MIT Synoptic Radio Lab

My lab works with wide-field, radio-wavelength sky surveys to establish new ways to observe the Universe. These include developing the technique of hydrogen intensity mapping for rapidly surveying large volumes of space, and exploiting the recently-discovered phenomena of fast radio bursts (FRBs) as probes of the Universe’s contents. This work includes creating digital instrumentation for radio telescopes, developing algorithms for analyzing observational data, and making theoretical predictions for the signals we should be looking for.


Hydrogen intensity mapping is a technique for rapidly surveying the large-scale distribution of matter in the Universe in three dimensions using radio emission from the 21-cm spectral line in hydrogen. Among the premier telescopes using this technique is the Canadian Hydrogen Intensity Mapping Experiment (CHIME), which is the main instrument used by Masui’s team. CHIME is part of a new generation of digital radio telescopes that have no moving parts and rely on signal processing software running on large compute clusters to focus and steer. This allows these telescopes to see large swaths of the sky simultaneously, enabling rapid surveys.

Fast radio bursts are brief and energetic flashes of radio light coming from distant galaxies. CHIME has been outfitted with a high-time-resolution backend dedicated to searching for FRBs, allowing it to detect these enigmatic transients at an unprecedented rate. Due to the unique properties of FRBs, they carry a record of the matter they've encountered between their source and our telescopes. Now, a central focus is to use the information contained in large samples of observed FRBs to help understand the evolution of the Universe.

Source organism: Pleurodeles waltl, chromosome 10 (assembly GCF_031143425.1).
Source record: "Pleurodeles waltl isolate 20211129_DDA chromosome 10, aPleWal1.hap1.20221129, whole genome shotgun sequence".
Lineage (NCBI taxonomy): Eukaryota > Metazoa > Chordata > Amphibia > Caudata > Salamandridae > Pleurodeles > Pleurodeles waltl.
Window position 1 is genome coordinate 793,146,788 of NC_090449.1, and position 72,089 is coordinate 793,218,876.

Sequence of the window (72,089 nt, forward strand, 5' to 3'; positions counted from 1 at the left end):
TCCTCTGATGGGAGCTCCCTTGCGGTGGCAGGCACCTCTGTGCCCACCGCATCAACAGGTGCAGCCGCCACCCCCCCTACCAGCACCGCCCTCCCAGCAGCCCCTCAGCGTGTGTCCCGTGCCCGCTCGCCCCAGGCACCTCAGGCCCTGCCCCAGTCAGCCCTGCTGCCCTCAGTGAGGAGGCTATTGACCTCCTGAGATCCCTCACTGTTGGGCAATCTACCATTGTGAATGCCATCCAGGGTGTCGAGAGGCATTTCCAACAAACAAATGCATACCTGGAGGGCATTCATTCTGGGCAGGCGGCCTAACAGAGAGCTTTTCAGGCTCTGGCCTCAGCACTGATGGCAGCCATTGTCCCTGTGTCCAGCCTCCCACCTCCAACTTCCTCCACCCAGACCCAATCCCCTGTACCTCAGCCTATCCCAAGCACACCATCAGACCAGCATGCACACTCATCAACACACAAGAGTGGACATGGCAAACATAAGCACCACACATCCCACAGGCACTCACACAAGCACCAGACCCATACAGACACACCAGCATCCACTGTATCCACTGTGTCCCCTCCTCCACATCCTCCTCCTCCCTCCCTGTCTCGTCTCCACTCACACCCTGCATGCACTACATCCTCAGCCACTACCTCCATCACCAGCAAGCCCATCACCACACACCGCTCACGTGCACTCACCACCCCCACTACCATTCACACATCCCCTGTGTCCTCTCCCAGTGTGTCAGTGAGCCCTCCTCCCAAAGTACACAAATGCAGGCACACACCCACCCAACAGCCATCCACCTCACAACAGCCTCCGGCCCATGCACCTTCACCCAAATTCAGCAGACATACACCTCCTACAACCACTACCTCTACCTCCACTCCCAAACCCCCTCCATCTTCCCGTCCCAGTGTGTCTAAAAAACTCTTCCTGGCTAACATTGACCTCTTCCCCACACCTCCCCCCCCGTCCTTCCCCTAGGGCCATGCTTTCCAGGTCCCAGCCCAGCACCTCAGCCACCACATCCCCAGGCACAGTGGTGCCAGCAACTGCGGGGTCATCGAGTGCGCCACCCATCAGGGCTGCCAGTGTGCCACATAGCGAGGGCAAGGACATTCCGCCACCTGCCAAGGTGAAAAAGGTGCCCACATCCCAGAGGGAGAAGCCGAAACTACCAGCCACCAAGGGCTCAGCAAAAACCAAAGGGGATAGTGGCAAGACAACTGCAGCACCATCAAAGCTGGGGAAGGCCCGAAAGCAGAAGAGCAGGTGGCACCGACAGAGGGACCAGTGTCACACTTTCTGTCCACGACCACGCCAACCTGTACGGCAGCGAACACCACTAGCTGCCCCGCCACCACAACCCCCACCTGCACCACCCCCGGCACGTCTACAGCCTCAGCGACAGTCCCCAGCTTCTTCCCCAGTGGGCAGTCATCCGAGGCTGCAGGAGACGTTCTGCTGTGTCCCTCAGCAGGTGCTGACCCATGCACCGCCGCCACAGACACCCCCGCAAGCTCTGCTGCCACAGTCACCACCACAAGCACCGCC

More detail can be found at our lab page.

Past results

The Hydrogen intensity mapping survey with the GBT

GBT I led a survey that pioneered the hydrogen intensity mapping technique, using the Green Bank Telescope (GBT). The survey made a definitive detection of large-scale structure and demonstrated that foregrounds can be subtracted down to the same level as the hydrogen signal. The survey served as a proof-of-concept for the hydrogen mapping method and its potential to rapidly advance observational cosmology.

FRB 110523

The serendipitous discovery of a fast radio burst in the data from the GBT hydrogen mapping survey. The 15th FRB ever detected, and the second at a telescope other than Parkes, we were the first to measure linear polarization and Faraday rotation. We also detected the signatures of two distinct patches of turbulent gas along the line of sight, showing this was inconsistent with a Milky-way origin for FRBs and gaining some of the first clues about FRB source environments. The discovery was covered by National Geographic and Scientific American.

FRBs as probes of the structure of the universe

An early proposal for how a survey of FRBs might be used to probe the 3D distribution of matter in the Universe. The work was summarized in APS's Physics.

Primordial gravitational wave fossils

Millennium large scale structure I discovered a tidal effect by which primordial gravitational waves generated during inflation leave a subtle, but permanent, imprint in the large-scale structure of the universe. The effect could be used to search for the existence of gravitational waves, probe their 3D structure, and confirm inflation.


I wrote a data compression software library and showed that for certain types of data, including that from radio telescopes, it is both faster and achieves better compression than other libraries.